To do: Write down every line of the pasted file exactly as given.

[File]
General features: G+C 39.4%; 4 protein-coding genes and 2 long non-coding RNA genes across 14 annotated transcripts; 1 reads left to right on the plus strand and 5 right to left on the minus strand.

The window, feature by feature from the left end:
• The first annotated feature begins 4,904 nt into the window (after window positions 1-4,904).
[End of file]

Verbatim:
General features: G+C 39.4%; 4 protein-coding genes and 2 long non-coding RNA genes across 14 annotated transcripts; 1 reads left to right on the plus strand and 5 right to left on the minus strand.

The window, feature by feature from the left end:
• The first annotated feature begins 4,904 nt into the window (after window positions 1-4,904).